Either and Neither

The English words either and neither can cause some problems for native and non-native speakers of English. Sometimes you can use either one and sometimes you have to choose either one or the other, but neither one is very difficult.

Either… Or

Either... or is used to offer a choice between two possibilities:

Either Mike or Lisa will be there.

Either you leave me alone or I will call the police.

We should bring either coffee or tea.

You can either help us or go to your room.

Either can also be followed by (one) of + group of two:

Either of us could do it
Either one of us could do it

Either of you should know
Either one of you should know

Not… either… or denies both possibilities:

I don’t think either Mike or Lisa will be there.

He doesn’t speak either English or French.

Not… either is used after a negative statement.

I don’t speak French.
You don’t either.

He isn’t ready to go.
We aren’t either.

 
Neither… Nor

Neither… nor is equivalent to not… either… or.

Neither Mike nor Lisa will be there.

He speaks neither English nor French.

We brought neither coffee nor tea.

I will neither help you nor go to my room.

Neither can also be followed by (one) of + group of two:

Neither of them is ready.
Neither one of them is ready.

Neither of us has any money.
Neither one of us has any money.

Neither is used like not… either.

I don’t speak French.
Neither do I.
(informal): Me neither.

He isn’t ready to go.
Neither are we.

 
The Bottom Line

Either means one, neither means none, and not either equals neither. Or goes with either and nor goes with neither.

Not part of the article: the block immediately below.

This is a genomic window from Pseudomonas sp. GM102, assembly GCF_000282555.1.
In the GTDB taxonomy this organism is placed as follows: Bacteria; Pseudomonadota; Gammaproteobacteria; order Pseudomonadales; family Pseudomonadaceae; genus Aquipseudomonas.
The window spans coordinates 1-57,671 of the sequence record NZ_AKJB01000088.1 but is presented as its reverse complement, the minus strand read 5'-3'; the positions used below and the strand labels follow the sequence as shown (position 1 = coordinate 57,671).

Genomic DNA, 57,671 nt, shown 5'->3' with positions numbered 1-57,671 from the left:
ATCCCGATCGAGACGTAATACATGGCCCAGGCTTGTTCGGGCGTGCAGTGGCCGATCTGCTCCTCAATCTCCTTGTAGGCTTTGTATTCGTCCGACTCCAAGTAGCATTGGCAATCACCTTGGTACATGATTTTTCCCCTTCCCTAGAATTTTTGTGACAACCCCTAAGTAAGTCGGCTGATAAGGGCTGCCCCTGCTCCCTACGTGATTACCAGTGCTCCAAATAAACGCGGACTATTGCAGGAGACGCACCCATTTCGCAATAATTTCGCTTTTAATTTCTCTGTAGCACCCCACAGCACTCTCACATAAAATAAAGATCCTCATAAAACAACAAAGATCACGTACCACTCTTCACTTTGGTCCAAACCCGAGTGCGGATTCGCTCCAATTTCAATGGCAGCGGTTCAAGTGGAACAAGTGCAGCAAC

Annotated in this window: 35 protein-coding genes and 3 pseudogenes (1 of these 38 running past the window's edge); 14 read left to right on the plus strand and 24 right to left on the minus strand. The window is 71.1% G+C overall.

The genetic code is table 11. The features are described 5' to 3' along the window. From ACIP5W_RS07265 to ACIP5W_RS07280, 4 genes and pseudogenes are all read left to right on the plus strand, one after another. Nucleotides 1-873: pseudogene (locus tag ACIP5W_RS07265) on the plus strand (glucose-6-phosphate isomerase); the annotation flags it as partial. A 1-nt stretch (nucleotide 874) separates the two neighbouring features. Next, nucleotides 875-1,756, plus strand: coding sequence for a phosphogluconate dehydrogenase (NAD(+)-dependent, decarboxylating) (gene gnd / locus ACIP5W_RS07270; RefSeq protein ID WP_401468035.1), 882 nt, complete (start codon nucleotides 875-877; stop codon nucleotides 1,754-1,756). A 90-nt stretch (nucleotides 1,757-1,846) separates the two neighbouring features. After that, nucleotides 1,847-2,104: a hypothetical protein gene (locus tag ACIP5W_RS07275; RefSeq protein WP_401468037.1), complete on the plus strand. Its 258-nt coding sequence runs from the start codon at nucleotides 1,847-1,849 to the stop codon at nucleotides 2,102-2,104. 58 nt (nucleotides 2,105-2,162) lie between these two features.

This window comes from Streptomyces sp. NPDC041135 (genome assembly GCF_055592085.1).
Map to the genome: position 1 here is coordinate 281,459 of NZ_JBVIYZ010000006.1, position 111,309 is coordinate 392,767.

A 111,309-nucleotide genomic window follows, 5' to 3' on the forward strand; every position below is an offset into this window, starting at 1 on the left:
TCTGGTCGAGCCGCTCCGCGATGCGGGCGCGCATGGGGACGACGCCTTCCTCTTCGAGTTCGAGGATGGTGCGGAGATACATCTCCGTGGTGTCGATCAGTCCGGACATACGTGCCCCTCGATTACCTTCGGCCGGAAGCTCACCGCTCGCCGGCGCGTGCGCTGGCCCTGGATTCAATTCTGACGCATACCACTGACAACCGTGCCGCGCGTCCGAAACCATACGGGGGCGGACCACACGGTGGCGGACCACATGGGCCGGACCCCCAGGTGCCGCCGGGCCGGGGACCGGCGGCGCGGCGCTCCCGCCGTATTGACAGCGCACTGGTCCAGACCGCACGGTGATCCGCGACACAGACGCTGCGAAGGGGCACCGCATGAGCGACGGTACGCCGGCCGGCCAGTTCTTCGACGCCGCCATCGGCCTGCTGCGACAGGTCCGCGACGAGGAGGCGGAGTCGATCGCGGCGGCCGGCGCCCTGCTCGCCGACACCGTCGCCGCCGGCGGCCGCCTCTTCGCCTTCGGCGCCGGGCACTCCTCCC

More English Difficulties

More English Lessons
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5 comments for “Either and Neither

  1. Steve
    26 March 2014 at 4:47 pm

    Thank you for the opportunity to test convention where ‘either’ is concerned. After sending the following sentence in an email, I realized ‘either’ might not have been used correctly. After a bit of an argument, I’ve persuaded myself that it is correct.

    “We could be available at 1:00pm or 3:00pm tomorrow; 11:00am or 1:00pm Friday; if either of those times work for you and Jen.”

    The controlling subtlety here is that they can pick only one time. To have written ‘any one’ would have seemed a bit dull. Further, the other folks have been avoiding the conversation for days. ‘Any’ may not be wrong, but ‘either’ feels both more definitive and less imposing at the same time.

    I’d appreciate your thoughts.

    Thank you,
    Steve

    • lkl
      26 March 2014 at 4:54 pm

      Hi Steve,

      I moved your comment here to the relevant lesson. As you can see, “either” is reserved for a choice between two options. Your usage is jarring to me since there are four choices, it’s simply not correct. Here’s another way you could get the same point across:

      …either 1 or 3 tomorrow, or else 11 or 1 Friday, if any / if one…

      Or you could just say …if one of those times works…

      But I vote no to “either.” Sorry.

      • Steve
        26 March 2014 at 5:06 pm

        That was quick. Thanks.

  2. yousra
    4 April 2014 at 9:19 am

    i have a question : are these two sentences correct to use with either or:

    he is between two choices either use this or leave it

    he is not free to use either this or that choice

    • lkl
      5 April 2014 at 6:41 am

      Yes, those are both correct.

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